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Math Help - Variance

  1. #1
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    Variance

    A dealer's profit in units of $5,000 on a new automobile is a random variable X having density function

    f(x,y) = 2(1-x) for -1 <= x <= 1
    a) Find the vaiance in the dealer's profit.
    b) Demonstrate that chebyshev's inequality holds for k = 2 with the density function above.
    c) What is the probability that the profit exceeds $500?

    a) E(2(1-x)) = -4
    \int-1,1 (-2x-1)f(x)dx What is f(x) in this problem?
    b) How can I show that it holds true?
    c) ???
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  2. #2
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    Quote Originally Posted by kenshinofkin View Post
    A dealer's profit in units of $5,000 on a new automobile is a random variable X having density function

    f(x,y) = 2(1-x) for -1 <= x <= 1
    a) Find the vaiance in the dealer's profit.
    b) Demonstrate that chebyshev's inequality holds for k = 2 with the density function above.
    c) What is the probability that the profit exceeds $500?

    a) E(2(1-x)) = -4
    \int-1,1 (-2x-1)f(x)dx What is f(x) in this problem?
    b) How can I show that it holds true?
    c) ???
    f(x)=2(1-x)\ x \in [-1,1]

    is not a density as it integrates up to 4 not 1, are you sure that the range is not [0,1]. Also it seems unlikely that a negative profit would be acceptable on a new car (even less a mean profit that is negative).

    RonL
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  3. #3
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    It could be a typo. So if I go with (0,1) am I doing it right so far. f(x) = x?
    So what about the other parts of the question.
    b) How can I show that it holds true?
    Do I do (1,2) which would show a negitive profit?
    c) ???
    Not sure about this one
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  4. #4
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    Quote Originally Posted by kenshinofkin View Post
    A dealer's profit in units of $5,000 on a new automobile is a random variable X having density function

    f(x,y) = 2(1-x) for 0 <= x <= 1 Mr F says: I don't know why you have f(x , y) ....?
    a) Find the vaiance in the dealer's profit.
    b) Demonstrate that chebyshev's inequality holds for k = 2 with the density function above.
    [snip]

    a) E(2(1-x)) = -4
    \int-1,1 (-2x-1)f(x)dx What is f(x) in this problem?
    b) How can I show that it holds true?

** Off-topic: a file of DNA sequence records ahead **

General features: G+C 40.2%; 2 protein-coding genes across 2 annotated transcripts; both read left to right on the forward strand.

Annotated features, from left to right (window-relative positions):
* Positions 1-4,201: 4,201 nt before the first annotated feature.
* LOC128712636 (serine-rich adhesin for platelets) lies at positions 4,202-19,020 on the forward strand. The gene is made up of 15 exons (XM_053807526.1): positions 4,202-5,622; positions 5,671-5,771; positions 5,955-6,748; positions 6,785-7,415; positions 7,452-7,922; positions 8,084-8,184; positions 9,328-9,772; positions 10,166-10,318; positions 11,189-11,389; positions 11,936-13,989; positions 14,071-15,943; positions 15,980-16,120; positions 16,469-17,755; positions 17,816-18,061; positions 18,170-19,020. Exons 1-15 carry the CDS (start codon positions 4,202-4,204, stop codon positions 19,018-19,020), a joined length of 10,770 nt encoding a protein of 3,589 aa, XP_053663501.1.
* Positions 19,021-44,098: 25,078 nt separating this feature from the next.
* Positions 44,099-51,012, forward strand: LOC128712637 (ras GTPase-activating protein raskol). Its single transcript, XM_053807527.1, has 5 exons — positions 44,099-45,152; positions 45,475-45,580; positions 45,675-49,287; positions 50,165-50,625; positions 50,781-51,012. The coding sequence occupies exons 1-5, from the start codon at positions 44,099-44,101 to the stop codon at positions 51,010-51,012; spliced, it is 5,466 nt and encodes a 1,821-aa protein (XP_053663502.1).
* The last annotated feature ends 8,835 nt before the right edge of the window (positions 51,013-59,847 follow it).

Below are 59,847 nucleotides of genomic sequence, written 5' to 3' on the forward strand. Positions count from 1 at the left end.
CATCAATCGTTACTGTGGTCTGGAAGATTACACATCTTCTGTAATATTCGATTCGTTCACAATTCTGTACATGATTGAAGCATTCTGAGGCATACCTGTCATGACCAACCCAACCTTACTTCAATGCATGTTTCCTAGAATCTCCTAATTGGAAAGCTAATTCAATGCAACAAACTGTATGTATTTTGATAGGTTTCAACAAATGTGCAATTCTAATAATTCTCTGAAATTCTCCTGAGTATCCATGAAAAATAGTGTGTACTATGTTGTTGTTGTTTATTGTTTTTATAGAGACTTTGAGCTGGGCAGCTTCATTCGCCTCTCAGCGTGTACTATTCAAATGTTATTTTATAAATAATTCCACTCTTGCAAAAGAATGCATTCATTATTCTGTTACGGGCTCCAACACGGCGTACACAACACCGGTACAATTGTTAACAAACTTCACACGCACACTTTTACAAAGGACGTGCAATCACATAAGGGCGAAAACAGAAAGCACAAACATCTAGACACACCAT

c) ???
    b) Chebyshev's Inequality: \Pr(|X - \mu| \geq k \sigma) \leq \frac{1}{k^2}.

    So you first need to calculate:

    1. \mu = \int x f(x) \, dx = \int_{0}^{1} x [2(1 - x)] \, dx = 2 \int_{0}^{1} x - x^2 \, dx = \frac{1}{3}.

    2. \sigma^2 = E(X^2) - \mu^2,

    where E(X^2) = \int x^2 f(x) \, dx = \int_{0}^{1} x^2 [2(1 - x)] \, dx = 2 \int_{0}^{1} x^2 - x^3 \, dx = \, ....... (which will answer part a) by the way).

    Therefore \sigma = \frac{1}{3 \sqrt{2}}.


    Substitute \mu = \frac{1}{3}, \sigma = \frac{1}{3 \sqrt{2}} and k = 2 into the left hand side of Chebyshev's Inequality:

    \Pr \left ( \left |X - \frac{1}{3} \right| \geq \frac{\sqrt{2}}{3} \right)


    = \Pr \left( X \geq \frac{\sqrt{2} + 1}{3} \right)


     = \int_{(\sqrt{2} + 1)/3}^{1} 2 (1 - x) \, dx = \, .... \leq \frac{1}{4}


    which demonstrates the inequality.


    Most of this is basic application of routine definitions and formulae.


    NB: I reserve the right for the arithmetic details to contain errors so make sure you carefully check all numerical results given above.
    Last edited by mr fantastic; August 1st 2008 at 06:09 PM.
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  5. #5
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    Quote Originally Posted by kenshinofkin View Post
    A dealer's profit in units of $5,000 on a new automobile is a random variable X having density function

    f(x,y) = 2(1-x) for 0 <= x <= 1
    [snip]
    c) What is the probability that the profit exceeds $500?

    [snip]
    Note that a profit of $500 is equivalent to X = \frac{1}{10} since X is in units of five thousand dollars.

    After this it's all down hill:

    \Pr \left( X > \frac{1}{10} \right) = \int_{1/10}^{1} 2 (1 - x) \, dx = \, ....
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